Meet Korede Azeez, Nigerian Winner of Netflix, UNESCO’s African Folktales, Reimagined Competition
When Netflix and UNESCO announced winners of the African Folktales Reimagined competition, the list had just one Nigerian, Korede Azeez, among the chosen six. The former BBC Media Action employee speaks to Oris Aigbokhaevbolo about the experience of pitching and shooting her short film, Adieu, Salut, for the global streaming platform.
What were you doing before the call for entries for the competition?
I had just finished directing my first feature film for Native Filmworks. The company got some of us to make TV films. I am a screenwriter as well, so I was also working on getting a few projects off the ground.
Let’s go back a bit, what was growing up like?
I am from Oyo State and grew up in Enugu State. My dad was in the army and was frequently transferred. My mum got a job in Enugu when he was transferred there; that’s how I got to be raised in Enugu. They are both dentists. My entire family is well educated. My maternal grandfather was a professor of pathology; he practiced in Saudi Arabia for over a decade while my grandma was a nurse who practiced in the UK and Saudi Arabia. All of my mum’s siblings are engineers, doctors and so on.
What did you get up to in school?
Then, Enugu didn’t have a lot of radio stations, but we had one in our school, Caritas University, that became quite popular. I was lucky to get involved with it right from my first month in school. They were doing trials and I was able to get in, doing some writing. The main thing I did was to turn a story I had read into a radio drama. The inspiration was Story Story, a BBC radio drama. This was in 2014 and I learned a lot about writing, producing and sound engineering with that project. Later I got an opportunity to do a sound engineering internship with BBC Media Action in Abuja while I was serving, although the university station wanted me to serve there. But I was tired of Enugu. I also wanted to do TV, which I did briefly for a station before the BBC internship. While at the BBC, I got involved with Story Story, which I had been listening to. About two years later, after working remotely as a copywriter for a foreign firm, I got a job there as assistant technical producer. It was there I honed my skills in audiovisual production. One of my colleagues had gone to film school and through him; I made my first short film in 2018.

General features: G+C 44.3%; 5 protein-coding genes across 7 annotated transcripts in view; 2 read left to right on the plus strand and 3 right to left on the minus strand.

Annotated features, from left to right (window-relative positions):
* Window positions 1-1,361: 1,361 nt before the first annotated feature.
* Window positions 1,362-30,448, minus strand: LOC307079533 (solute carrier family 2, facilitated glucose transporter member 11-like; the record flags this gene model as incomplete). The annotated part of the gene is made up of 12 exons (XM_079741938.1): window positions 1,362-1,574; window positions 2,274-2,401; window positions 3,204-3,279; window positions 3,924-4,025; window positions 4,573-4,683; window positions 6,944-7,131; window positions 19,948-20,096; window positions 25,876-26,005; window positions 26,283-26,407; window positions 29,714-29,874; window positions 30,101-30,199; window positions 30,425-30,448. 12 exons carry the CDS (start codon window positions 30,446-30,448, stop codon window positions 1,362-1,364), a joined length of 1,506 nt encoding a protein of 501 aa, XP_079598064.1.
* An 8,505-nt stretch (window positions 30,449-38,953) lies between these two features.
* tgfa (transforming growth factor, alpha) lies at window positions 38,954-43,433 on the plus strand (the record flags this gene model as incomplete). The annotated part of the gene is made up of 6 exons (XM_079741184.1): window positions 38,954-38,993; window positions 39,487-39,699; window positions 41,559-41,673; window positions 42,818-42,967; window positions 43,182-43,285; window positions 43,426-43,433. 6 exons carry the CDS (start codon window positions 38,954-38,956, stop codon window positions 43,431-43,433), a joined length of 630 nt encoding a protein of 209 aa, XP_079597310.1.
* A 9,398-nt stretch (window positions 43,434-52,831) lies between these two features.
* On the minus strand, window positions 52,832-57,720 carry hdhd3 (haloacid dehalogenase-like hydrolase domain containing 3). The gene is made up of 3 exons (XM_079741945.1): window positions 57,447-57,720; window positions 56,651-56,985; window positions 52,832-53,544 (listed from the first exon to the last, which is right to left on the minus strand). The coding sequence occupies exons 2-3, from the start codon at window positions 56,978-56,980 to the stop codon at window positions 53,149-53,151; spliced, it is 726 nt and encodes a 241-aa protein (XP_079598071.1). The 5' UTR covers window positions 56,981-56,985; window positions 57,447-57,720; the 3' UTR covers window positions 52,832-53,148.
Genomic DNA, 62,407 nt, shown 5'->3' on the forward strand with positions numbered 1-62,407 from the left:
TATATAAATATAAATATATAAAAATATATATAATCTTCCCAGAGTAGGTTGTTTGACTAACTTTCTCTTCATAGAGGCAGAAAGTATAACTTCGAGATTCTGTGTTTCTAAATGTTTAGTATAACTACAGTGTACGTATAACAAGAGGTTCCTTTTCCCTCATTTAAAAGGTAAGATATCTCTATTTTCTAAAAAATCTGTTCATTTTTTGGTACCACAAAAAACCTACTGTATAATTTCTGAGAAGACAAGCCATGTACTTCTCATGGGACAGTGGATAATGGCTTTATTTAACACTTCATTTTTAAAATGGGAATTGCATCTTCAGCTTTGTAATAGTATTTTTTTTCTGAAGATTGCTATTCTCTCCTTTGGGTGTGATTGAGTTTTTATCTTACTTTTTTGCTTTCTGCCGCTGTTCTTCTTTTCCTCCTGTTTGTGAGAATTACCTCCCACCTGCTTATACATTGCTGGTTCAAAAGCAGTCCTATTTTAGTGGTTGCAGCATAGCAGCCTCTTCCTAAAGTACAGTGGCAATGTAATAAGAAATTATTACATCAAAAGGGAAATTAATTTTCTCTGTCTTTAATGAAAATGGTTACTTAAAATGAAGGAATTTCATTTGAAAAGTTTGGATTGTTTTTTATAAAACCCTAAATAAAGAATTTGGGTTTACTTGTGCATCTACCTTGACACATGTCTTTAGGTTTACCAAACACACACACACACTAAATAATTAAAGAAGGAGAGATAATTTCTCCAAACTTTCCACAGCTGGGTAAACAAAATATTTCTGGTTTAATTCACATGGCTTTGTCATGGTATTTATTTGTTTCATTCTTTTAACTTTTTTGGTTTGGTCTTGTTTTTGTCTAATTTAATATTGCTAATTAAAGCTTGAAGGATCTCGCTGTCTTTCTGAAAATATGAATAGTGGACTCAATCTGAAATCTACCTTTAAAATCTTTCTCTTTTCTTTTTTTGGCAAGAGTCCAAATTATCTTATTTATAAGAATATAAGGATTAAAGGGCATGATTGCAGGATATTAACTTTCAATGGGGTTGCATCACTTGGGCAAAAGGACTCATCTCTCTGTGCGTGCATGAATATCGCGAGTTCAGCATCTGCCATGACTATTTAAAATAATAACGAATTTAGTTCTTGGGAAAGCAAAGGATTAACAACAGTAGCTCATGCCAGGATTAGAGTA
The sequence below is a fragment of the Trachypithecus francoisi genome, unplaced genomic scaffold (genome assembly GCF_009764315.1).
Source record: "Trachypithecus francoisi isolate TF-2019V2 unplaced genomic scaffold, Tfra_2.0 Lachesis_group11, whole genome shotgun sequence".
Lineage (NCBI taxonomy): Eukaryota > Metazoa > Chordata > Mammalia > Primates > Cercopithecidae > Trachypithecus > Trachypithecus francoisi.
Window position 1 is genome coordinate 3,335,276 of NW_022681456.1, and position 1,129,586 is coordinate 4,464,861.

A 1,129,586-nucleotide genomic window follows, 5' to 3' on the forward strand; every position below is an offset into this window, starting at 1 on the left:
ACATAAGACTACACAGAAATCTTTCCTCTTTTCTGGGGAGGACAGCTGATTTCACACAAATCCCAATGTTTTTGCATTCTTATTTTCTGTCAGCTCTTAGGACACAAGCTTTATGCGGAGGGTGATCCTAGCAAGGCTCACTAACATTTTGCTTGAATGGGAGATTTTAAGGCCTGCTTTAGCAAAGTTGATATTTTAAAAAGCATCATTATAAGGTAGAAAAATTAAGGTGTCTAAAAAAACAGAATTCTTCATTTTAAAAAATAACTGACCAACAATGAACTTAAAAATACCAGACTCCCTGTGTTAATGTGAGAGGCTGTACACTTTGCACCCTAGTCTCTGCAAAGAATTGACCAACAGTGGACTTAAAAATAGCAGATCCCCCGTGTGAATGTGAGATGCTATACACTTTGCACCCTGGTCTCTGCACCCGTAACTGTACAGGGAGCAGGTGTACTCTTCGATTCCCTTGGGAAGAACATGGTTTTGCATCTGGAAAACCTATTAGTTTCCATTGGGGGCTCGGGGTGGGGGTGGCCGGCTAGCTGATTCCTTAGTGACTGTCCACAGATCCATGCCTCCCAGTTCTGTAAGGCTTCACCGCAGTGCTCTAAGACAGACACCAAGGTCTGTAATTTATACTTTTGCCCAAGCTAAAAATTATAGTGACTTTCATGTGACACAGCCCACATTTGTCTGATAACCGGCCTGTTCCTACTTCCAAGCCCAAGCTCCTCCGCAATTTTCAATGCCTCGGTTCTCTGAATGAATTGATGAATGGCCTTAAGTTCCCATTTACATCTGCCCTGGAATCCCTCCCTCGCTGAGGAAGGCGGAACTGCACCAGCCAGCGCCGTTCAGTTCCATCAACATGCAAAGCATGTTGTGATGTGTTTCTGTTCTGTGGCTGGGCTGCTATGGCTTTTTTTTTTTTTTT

What was this short film about?
It was about a woman who thought she killed her husband and her mother. The title was Tip of the Edge. I think it cost roughly 80,000 Naira to make and it was about seven minutes. We had formed a young filmmakers’ collective. The collective oversaw production. Everybody is doing their own thing now, though.
So, after the BBC, what happened next?
I wrote a script for an American producer who wanted Kenneth Gyang to direct a film out of her book. I had met Kenneth on a BBC project and we got talking probably because he saw me watching a black and white film in a period where I was studying German expressionism, I think. The American producer’s film hasn’t been released yet. I also wrote an audio series for TNC on YouTube.
Did you leave the BBC to freelance?
[Laughs] Well, the BBC establishment I worked for operated like an NGO. Their work is project-based, so when COVID hit, things had to change. I was going to leave the next year anyway because I really wanted to pursue film. But you know how salaries can make you comfortable and reluctant to leave. I have done some video editing and shooting for a documentary and a feature film; I think they’ll both be released next year.
How did you hear about this competition?